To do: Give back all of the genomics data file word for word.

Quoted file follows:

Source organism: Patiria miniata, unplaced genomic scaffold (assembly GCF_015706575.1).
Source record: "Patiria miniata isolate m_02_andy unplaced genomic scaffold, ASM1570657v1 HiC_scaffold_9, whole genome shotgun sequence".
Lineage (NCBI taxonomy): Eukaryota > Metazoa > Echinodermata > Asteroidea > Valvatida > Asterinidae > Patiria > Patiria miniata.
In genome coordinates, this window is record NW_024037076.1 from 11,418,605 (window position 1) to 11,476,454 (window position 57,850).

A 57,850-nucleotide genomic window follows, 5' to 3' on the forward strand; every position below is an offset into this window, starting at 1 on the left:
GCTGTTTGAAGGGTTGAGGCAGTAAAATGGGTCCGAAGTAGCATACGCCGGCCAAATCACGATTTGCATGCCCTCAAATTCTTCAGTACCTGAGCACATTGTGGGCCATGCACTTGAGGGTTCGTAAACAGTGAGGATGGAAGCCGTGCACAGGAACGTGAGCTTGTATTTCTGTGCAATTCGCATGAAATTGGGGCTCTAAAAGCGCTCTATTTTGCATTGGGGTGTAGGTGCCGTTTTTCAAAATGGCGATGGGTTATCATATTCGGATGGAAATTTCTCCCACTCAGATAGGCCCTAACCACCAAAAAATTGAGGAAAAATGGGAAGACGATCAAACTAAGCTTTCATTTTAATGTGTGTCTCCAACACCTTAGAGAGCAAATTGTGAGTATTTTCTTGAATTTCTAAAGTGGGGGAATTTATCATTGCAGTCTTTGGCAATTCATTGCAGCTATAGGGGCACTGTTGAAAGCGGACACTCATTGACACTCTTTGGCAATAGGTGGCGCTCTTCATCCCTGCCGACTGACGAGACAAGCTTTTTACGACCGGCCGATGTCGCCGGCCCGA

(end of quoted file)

Source organism: Patiria miniata, unplaced genomic scaffold (assembly GCF_015706575.1).
Source record: "Patiria miniata isolate m_02_andy unplaced genomic scaffold, ASM1570657v1 HiC_scaffold_9, whole genome shotgun sequence".
Lineage (NCBI taxonomy): Eukaryota > Metazoa > Echinodermata > Asteroidea > Valvatida > Asterinidae > Patiria > Patiria miniata.
In genome coordinates, this window is record NW_024037076.1 from 11,418,605 (window position 1) to 11,476,454 (window position 57,850).

A 57,850-nucleotide genomic window follows, 5' to 3' on the forward strand; every position below is an offset into this window, starting at 1 on the left:
GCTGTTTGAAGGGTTGAGGCAGTAAAATGGGTCCGAAGTAGCATACGCCGGCCAAATCACGATTTGCATGCCCTCAAATTCTTCAGTACCTGAGCACATTGTGGGCCATGCACTTGAGGGTTCGTAAACAGTGAGGATGGAAGCCGTGCACAGGAACGTGAGCTTGTATTTCTGTGCAATTCGCATGAAATTGGGGCTCTAAAAGCGCTCTATTTTGCATTGGGGTGTAGGTGCCGTTTTTCAAAATGGCGATGGGTTATCATATTCGGATGGAAATTTCTCCCACTCAGATAGGCCCTAACCACCAAAAAATTGAGGAAAAATGGGAAGACGATCAAACTAAGCTTTCATTTTAATGTGTGTCTCCAACACCTTAGAGAGCAAATTGTGAGTATTTTCTTGAATTTCTAAAGTGGGGGAATTTATCATTGCAGTCTTTGGCAATTCATTGCAGCTATAGGGGCACTGTTGAAAGCGGACACTCATTGACACTCTTTGGCAATAGGTGGCGCTCTTCATCCCTGCCGACTGACGAGACAAGCTTTTTACGACCGGCCGATGTCGCCGGCCCGA